In 1984, the legislature enacted what is now subsection (b), which provides that a child who joins the United States armed services, gets married, or is not under the care and control of either parent is emancipated. I.C. § 31-16-6-6. This language evolves from prior case law.2 Green v. Green, 447 N.E.2d 605 (Ind.Ct.App.1983), trans. denied, involving the emancipation of a married daughter, was decided a year before the enactment of subsection (b). The court identified several situations in which a minor child may place itself beyond the control and support of its parent, including entering the military and “voluntarily leaving the home of a parent and assuming responsibility for its own care.” Id. at 609. Green stated, “The salient feature of these situations is the child creates a new relationship between itself and its parent, relieving the parent from the responsibilities of support.” Id. Green concluded that marriage of a minor child creates a similar relationship, and also emancipates the child. Id. at 610. We think the legislature intended to adhere to Green by enacting subsection (b), and did not intend to permit emancipation without the child's active participation. Thus we think the statutory phrase “not under the care and control” carries with it the implication that the child must be the one who “creates a new relationship” or “voluntarily leaves home.” Certainly, the other two circumstances-marriage and service in the armed forces-apply only if the child takes affirmative action.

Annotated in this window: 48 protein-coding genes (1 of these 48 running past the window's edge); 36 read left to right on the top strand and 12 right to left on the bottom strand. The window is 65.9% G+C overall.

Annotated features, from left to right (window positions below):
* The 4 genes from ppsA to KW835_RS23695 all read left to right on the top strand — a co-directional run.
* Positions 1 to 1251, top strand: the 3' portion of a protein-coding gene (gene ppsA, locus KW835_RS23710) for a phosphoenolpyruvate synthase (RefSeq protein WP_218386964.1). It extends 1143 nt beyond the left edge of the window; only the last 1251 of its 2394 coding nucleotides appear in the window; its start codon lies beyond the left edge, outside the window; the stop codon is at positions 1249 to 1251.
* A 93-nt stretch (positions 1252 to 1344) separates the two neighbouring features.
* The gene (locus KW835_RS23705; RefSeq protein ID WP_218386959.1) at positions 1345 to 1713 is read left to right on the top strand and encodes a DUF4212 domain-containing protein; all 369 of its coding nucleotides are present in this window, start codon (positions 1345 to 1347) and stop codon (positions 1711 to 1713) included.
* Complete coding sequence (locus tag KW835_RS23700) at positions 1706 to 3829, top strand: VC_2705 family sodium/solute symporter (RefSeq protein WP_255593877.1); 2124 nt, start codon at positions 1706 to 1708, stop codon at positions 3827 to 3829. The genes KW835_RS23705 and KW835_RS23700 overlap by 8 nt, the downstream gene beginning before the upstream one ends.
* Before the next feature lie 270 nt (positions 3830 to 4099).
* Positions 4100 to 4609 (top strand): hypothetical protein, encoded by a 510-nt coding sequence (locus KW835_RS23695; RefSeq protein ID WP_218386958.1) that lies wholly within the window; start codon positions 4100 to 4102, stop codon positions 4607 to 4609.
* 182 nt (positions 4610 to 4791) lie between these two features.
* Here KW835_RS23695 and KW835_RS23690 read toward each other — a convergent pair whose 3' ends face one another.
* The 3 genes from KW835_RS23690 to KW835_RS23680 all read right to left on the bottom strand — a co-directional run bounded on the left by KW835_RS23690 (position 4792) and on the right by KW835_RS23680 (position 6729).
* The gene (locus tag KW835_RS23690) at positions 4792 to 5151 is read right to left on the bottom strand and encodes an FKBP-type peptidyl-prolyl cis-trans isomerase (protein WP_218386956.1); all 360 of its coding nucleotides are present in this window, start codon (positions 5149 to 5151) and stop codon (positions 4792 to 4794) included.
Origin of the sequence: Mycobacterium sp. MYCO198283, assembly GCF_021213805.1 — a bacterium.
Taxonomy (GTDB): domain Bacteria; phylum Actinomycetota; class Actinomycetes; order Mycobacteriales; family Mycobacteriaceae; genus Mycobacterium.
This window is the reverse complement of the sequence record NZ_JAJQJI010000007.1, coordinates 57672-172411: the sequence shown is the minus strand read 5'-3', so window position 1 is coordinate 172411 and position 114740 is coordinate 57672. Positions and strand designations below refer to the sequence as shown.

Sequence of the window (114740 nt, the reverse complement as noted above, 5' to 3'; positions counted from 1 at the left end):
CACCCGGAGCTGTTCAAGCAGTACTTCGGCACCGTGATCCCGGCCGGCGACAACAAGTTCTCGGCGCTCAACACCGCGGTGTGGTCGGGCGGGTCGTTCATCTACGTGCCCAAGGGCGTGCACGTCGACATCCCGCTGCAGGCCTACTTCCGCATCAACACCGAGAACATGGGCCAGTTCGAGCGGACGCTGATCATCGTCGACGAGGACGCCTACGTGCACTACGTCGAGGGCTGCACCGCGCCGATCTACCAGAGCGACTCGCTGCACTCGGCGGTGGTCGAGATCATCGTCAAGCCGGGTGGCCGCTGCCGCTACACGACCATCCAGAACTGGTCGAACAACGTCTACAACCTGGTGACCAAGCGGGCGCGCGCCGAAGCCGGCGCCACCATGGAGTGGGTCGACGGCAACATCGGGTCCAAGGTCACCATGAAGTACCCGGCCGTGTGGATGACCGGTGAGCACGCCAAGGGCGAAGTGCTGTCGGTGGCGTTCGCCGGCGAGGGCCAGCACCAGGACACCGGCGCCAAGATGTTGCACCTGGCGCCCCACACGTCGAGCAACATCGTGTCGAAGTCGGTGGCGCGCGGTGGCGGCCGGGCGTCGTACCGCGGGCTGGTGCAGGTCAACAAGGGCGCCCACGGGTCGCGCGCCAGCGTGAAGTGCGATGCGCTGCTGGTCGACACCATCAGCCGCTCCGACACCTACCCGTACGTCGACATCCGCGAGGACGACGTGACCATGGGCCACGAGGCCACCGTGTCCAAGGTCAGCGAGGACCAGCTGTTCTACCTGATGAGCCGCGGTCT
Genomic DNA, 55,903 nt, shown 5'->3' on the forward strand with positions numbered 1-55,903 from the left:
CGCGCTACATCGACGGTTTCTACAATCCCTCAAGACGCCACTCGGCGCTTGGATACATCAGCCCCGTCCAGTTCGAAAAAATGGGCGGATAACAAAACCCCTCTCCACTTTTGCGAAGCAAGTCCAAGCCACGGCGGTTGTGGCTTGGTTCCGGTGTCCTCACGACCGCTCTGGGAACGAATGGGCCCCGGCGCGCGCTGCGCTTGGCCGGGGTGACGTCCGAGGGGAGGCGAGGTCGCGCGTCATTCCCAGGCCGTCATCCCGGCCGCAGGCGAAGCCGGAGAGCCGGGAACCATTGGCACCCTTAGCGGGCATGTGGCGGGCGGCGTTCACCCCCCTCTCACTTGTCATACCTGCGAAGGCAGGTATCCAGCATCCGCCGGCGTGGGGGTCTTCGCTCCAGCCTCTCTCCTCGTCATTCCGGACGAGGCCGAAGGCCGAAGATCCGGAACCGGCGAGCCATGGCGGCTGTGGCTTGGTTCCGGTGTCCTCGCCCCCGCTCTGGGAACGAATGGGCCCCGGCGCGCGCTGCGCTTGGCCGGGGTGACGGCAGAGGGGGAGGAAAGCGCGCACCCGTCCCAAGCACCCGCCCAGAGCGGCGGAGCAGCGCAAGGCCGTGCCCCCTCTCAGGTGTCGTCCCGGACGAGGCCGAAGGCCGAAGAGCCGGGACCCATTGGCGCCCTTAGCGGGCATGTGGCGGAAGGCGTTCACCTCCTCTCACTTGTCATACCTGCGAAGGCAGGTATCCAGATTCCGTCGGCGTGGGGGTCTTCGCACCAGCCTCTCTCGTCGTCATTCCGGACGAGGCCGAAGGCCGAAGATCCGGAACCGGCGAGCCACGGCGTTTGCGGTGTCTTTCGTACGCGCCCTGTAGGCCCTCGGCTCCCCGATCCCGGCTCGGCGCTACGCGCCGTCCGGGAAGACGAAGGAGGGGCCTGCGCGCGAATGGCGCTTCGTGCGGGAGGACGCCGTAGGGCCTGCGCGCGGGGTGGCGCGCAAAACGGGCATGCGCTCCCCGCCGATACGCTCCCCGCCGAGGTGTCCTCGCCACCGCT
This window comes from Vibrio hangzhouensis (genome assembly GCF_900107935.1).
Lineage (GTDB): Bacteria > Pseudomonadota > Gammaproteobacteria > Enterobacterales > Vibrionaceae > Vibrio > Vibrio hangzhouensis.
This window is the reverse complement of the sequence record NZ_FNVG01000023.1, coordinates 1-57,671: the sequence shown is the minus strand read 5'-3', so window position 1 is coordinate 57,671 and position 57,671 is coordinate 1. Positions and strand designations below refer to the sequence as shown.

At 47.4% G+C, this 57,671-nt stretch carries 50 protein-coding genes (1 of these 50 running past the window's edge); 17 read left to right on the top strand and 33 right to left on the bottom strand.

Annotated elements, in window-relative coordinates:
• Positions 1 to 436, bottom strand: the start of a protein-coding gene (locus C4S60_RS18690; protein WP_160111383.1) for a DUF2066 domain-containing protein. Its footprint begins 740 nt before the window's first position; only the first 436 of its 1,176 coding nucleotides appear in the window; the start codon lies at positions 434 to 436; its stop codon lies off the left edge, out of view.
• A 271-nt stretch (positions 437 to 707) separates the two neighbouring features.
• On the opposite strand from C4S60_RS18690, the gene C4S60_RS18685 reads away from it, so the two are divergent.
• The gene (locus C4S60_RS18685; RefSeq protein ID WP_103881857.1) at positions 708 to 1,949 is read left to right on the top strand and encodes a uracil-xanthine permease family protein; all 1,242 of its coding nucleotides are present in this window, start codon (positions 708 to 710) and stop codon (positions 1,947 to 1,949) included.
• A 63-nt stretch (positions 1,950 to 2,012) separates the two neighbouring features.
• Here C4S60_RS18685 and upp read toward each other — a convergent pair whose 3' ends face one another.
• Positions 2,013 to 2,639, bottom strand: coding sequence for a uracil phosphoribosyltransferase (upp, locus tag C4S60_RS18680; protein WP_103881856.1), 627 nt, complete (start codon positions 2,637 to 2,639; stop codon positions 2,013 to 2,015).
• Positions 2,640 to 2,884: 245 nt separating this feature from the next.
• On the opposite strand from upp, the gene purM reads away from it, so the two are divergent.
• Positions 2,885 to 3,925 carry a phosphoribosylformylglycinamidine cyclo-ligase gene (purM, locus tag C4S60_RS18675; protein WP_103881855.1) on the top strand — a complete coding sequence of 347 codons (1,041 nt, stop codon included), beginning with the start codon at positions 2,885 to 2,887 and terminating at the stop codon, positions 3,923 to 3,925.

The language of subsection (b)(3), viewed in isolation, leads to the conclusion that neither self-support nor initiative of the child is required for emancipation. Here, however, we think both stare decisis and legislative acquiescence support the view that subsection (b)(3) requires that the child must in fact be supporting itself to be emancipated. The idea that children must be supporting themselves to be emancipated has been a part of Indiana case law since at least 1952. Corbridge v. Corbridge, 230 Ind. 201, 208, 102 N.E.2d 764, 767 (1952) (child deemed emancipated because he was in military and could support himself, but “if the child becomes unable to support itself, the father's duty [to support the child] revives”). “When the legislature enacts a statute in derogation of the common law, this Court presumes that the legislature is aware of the common law, and does not intend to make any change therein beyond what it declares either in express terms or by unmistakable implication.” Bartrom v. Adjustment Bureau, Inc., 618 N.E.2d 1, 10 (Ind.1993).
As we observed in Durham ex rel. Estate of Wade v. U-Haul Int'l, 745 N.E.2d 755, 759 (Ind.2001):
[T]here is no constitutional bar to revisiting judicial authority interpreting a statute. But if a line of decisions of this Court has given a statute the same construction and the legislature has not sought to change the relevant parts of the legislation, the usual reasons supporting adherence to precedent are reinforced by the strong probability that the courts have correctly interpreted the will of the legislature.